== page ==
For over 80 years, superheroes have been showing off their muscles with stylish and tight costumes full of wild colors. And while every hero has seen their look change from the first appearance to today, some of those changes are minor while others have gone into wildly different designs. Batman, for example, has had a number of costumes, but in the end, his look is basically the same as it was when he first showed up in Detective Comics #27.
Most superhero costumes don’t have much of an effect on the world at large, but there are ones that changed the game completely. Costumes that were so different from what had come before that they caused a shift in the way characters were designed moving forward. Some of them even had an effect on the real world.
10 Superman Kicked It Off With His Now-Classic Suit
Being the first superhero means that Superman got to set the basics for superhero costumes. From the underwear on the outside to the symbol across the chest to the cape, Superman’s look is the definitive costume. The design created by Joe Shuster is still used as the template for costumes today.
And while Superman’s costume has changed over the years, the Man of Steel always seems to find his way back to something close to the original look. Even the iconic underwear on the outside design came back after being gone for years.
9 Flash Made It Slick
The original Flash costume worn by Jay Garrick is a fine design, but it was the look created for Barry Allen by Carmine Infantino that changed the game. Considered one of the best superhero costumes ever created, Infantino gave Flash a slick look by keeping the suit bright and bold.
Infantino’s design looks like it could be a hood ornament, which only helps sell the idea that the Flash is fast. The way Infantino used the colors of the costume to show Flash’s speed also helped change the way other artists showed off movement in comic panels.
8 Cable Brought The Pouches
It can be hard to understand just how important pouches on superhero costumes became in the early 1990s, and it all comes back to Rob Liefeld’s design for Cable. With his big shoulder pads, pouches, and huge gun, Cable ushered in a new look for heroes that both Marvel and DC desperately tried to mimick with little positive effect.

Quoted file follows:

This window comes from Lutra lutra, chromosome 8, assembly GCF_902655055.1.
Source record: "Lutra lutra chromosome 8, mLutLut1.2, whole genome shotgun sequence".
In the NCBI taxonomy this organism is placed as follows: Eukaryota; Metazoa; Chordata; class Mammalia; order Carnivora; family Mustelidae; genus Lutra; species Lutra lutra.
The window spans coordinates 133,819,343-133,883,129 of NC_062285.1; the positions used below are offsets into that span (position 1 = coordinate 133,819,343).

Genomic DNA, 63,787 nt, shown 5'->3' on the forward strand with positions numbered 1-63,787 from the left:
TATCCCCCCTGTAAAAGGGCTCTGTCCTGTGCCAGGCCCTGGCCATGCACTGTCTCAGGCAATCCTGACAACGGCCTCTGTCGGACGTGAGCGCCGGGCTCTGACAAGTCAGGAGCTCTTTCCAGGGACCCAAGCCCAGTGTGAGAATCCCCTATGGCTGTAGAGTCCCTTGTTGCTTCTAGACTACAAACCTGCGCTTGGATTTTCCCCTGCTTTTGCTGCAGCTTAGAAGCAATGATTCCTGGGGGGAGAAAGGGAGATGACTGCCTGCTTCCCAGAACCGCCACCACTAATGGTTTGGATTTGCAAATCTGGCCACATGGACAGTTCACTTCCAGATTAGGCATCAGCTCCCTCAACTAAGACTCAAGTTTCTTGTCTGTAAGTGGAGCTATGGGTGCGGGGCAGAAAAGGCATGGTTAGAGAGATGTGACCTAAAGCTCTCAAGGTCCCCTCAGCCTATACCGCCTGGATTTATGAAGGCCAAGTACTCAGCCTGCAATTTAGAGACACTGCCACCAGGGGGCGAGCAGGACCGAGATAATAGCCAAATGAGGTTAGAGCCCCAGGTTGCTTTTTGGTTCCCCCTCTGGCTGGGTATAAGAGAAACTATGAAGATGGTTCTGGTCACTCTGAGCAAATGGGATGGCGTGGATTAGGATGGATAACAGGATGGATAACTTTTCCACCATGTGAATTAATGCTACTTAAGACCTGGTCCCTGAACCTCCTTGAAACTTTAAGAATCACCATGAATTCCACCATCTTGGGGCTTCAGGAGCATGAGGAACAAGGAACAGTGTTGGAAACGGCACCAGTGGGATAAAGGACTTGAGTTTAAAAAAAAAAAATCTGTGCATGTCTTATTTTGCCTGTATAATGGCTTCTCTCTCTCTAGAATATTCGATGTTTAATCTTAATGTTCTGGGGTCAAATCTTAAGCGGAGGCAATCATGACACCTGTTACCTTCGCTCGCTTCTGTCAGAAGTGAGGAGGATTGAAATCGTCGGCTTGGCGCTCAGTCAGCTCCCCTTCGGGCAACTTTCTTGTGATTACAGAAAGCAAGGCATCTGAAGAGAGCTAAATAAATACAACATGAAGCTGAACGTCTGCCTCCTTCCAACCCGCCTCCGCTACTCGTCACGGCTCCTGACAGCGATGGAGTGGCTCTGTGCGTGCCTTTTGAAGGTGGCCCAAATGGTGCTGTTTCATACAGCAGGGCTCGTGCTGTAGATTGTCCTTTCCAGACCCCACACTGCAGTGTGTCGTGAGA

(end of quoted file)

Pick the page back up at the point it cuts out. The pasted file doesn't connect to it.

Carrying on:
While the use of pouches has eased up over the years, they still show up on plenty of characters, and with good reason; it just makes sense that heroes would keep items in pouches. After all, their costumes rarely have pockets.
7 The Challengers of the Unknown Matched
Superhero teams are usually made up of various characters with different looks, but the Challengers of the Unknown brought something new to the team dynamic by having matching costumes. The four members of the Challengers all wore purple jumpsuits with their logo on the upper right of the shirt along with white boots and gloves.
Jack Kirby, who created the Challengers of the Unknown, would later use the same concept with the Fantastic Four. Over the years, other superhero teams – most notably the X-Men – have played with matching costumes, but few have stuck with it.
6 Storm Went Punk
While she wasn’t the first superhero to add a little punk to her look, when Storm first showed up with a mohawk, a leather suit, and a choker, comic fans took notice. Storm’s new look heralded a new age of X-Men comics where things would be dirtier and sexier. The disco-ish designs of the 70s were giving way to something new and Marvel’s mutants were going to show everyone the way with their new leader and her very cool new style.